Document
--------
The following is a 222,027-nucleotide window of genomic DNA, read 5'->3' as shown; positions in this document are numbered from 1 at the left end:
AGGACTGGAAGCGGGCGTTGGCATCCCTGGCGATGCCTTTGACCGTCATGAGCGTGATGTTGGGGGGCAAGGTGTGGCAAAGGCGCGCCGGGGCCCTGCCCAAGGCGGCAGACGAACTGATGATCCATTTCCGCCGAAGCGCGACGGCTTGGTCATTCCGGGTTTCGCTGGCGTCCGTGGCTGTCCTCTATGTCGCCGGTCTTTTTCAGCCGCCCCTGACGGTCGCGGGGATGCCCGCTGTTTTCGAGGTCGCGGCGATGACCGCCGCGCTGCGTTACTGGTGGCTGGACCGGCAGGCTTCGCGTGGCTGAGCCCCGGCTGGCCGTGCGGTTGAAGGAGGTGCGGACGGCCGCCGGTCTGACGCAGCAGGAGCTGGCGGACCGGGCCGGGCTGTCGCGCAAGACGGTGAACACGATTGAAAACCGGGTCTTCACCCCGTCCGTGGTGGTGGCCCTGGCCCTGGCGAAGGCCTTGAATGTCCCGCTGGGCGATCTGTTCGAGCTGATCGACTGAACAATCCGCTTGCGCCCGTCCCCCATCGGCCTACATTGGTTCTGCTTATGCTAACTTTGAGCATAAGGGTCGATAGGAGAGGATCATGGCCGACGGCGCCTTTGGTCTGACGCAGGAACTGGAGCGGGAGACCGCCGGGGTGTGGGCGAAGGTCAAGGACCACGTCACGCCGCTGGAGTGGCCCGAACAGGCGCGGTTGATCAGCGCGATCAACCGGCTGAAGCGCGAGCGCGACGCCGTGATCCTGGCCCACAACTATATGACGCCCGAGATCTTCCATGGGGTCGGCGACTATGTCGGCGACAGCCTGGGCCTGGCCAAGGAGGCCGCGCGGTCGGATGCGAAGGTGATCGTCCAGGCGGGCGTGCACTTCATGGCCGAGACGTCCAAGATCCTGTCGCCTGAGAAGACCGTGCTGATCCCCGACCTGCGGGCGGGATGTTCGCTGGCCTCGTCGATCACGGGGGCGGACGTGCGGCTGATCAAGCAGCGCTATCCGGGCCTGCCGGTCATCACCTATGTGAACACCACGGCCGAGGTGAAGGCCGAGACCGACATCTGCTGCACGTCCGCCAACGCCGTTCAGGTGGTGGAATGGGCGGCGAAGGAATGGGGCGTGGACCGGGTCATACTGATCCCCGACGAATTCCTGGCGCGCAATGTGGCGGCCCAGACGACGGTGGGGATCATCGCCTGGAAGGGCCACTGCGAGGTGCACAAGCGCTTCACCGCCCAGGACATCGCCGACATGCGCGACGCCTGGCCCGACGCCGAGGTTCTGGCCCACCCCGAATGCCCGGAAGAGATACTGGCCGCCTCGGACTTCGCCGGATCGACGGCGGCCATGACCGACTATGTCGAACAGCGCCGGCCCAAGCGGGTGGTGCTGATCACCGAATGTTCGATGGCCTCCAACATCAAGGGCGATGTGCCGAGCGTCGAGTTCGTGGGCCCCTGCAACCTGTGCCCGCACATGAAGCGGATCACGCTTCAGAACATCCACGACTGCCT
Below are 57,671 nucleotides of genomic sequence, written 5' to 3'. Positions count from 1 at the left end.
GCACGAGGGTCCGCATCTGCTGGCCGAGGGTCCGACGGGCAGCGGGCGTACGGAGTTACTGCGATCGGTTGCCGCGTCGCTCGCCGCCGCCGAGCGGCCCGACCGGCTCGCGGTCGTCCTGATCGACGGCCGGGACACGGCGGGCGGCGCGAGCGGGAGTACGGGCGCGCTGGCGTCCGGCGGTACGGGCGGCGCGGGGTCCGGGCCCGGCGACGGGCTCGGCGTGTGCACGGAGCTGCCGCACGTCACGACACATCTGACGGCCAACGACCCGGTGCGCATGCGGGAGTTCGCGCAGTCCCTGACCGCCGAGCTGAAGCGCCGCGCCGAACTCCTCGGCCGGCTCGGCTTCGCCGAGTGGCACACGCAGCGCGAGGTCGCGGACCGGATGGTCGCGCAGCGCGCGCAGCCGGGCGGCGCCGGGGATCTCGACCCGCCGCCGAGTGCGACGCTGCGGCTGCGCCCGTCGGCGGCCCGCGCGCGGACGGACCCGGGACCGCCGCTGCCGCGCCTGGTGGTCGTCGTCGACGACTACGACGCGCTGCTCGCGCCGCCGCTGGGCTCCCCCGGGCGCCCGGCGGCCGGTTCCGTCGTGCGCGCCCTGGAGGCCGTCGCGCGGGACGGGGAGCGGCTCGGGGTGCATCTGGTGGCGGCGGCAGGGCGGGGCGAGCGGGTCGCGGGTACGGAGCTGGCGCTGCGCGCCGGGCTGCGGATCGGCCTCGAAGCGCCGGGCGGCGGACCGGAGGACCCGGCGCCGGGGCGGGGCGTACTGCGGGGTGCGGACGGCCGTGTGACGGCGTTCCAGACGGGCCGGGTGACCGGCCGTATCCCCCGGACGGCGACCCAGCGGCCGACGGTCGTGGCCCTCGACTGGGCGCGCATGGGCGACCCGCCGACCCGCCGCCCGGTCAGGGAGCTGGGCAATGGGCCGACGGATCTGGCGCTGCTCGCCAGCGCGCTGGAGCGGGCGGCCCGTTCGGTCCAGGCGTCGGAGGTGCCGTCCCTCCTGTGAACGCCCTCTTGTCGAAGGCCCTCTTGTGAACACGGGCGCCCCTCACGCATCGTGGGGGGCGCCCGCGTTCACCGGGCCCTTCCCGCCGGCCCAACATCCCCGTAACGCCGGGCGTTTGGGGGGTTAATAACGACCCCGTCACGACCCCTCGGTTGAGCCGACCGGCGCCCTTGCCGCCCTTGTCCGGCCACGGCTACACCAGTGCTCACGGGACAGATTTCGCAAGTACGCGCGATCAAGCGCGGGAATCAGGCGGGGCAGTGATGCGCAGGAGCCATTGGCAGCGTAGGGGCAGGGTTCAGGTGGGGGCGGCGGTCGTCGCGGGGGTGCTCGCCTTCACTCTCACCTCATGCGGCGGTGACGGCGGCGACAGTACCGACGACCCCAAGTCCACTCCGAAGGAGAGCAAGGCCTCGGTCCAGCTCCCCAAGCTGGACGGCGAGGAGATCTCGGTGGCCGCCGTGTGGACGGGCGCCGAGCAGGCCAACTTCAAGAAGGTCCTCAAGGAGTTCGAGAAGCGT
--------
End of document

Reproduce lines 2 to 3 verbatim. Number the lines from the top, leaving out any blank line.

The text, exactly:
AGGACTGGAAGCGGGCGTTGGCATCCCTGGCGATGCCTTTGACCGTCATGAGCGTGATGTTGGGGGGCAAGGTGTGGCAAAGGCGCGCCGGGGCCCTGCCCAAGGCGGCAGACGAACTGATGATCCATTTCCGCCGAAGCGCGACGGCTTGGTCATTCCGGGTTTCGCTGGCGTCCGTGGCTGTCCTCTATGTCGCCGGTCTTTTTCAGCCGCCCCTGACGGTCGCGGGGATGCCCGCTGTTTTCGAGGTCGCGGCGATGACCGCCGCGCTGCGTTACTGGTGGCTGGACCGGCAGGCTTCGCGTGGCTGAGCCCCGGCTGGCCGTGCGGTTGAAGGAGGTGCGGACGGCCGCCGGTCTGACGCAGCAGGAGCTGGCGGACCGGGCCGGGCTGTCGCGCAAGACGGTGAACACGATTGAAAACCGGGTCTTCACCCCGTCCGTGGTGGTGGCCCTGGCCCTGGCGAAGGCCTTGAATGTCCCGCTGGGCGATCTGTTCGAGCTGATCGACTGAACAATCCGCTTGCGCCCGTCCCCCATCGGCCTACATTGGTTCTGCTTATGCTAACTTTGAGCATAAGGGTCGATAGGAGAGGATCATGGCCGACGGCGCCTTTGGTCTGACGCAGGAACTGGAGCGGGAGACCGCCGGGGTGTGGGCGAAGGTCAAGGACCACGTCACGCCGCTGGAGTGGCCCGAACAGGCGCGGTTGATCAGCGCGATCAACCGGCTGAAGCGCGAGCGCGACGCCGTGATCCTGGCCCACAACTATATGACGCCCGAGATCTTCCATGGGGTCGGCGACTATGTCGGCGACAGCCTGGGCCTGGCCAAGGAGGCCGCGCGGTCGGATGCGAAGGTGATCGTCCAGGCGGGCGTGCACTTCATGGCCGAGACGTCCAAGATCCTGTCGCCTGAGAAGACCGTGCTGATCCCCGACCTGCGGGCGGGATGTTCGCTGGCCTCGTCGATCACGGGGGCGGACGTGCGGCTGATCAAGCAGCGCTATCCGGGCCTGCCGGTCATCACCTATGTGAACACCACGGCCGAGGTGAAGGCCGAGACCGACATCTGCTGCACGTCCGCCAACGCCGTTCAGGTGGTGGAATGGGCGGCGAAGGAATGGGGCGTGGACCGGGTCATACTGATCCCCGACGAATTCCTGGCGCGCAATGTGGCGGCCCAGACGACGGTGGGGATCATCGCCTGGAAGGGCCACTGCGAGGTGCACAAGCGCTTCACCGCCCAGGACATCGCCGACATGCGCGACGCCTGGCCCGACGCCGAGGTTCTGGCCCACCCCGAATGCCCGGAAGAGATACTGGCCGCCTCGGACTTCGCCGGATCGACGGCGGCCATGACCGACTATGTCGAACAGCGCCGGCCCAAGCGGGTGGTGCTGATCACCGAATGTTCGATGGCCTCCAACATCAAGGGCGATGTGCCGAGCGTCGAGTTCGTGGGCCCCTGCAACCTGTGCCCGCACATGAAGCGGATCACGCTTCAGAACATCCACGACTGCCT
Below are 57,671 nucleotides of genomic sequence, written 5' to 3'. Positions count from 1 at the left end.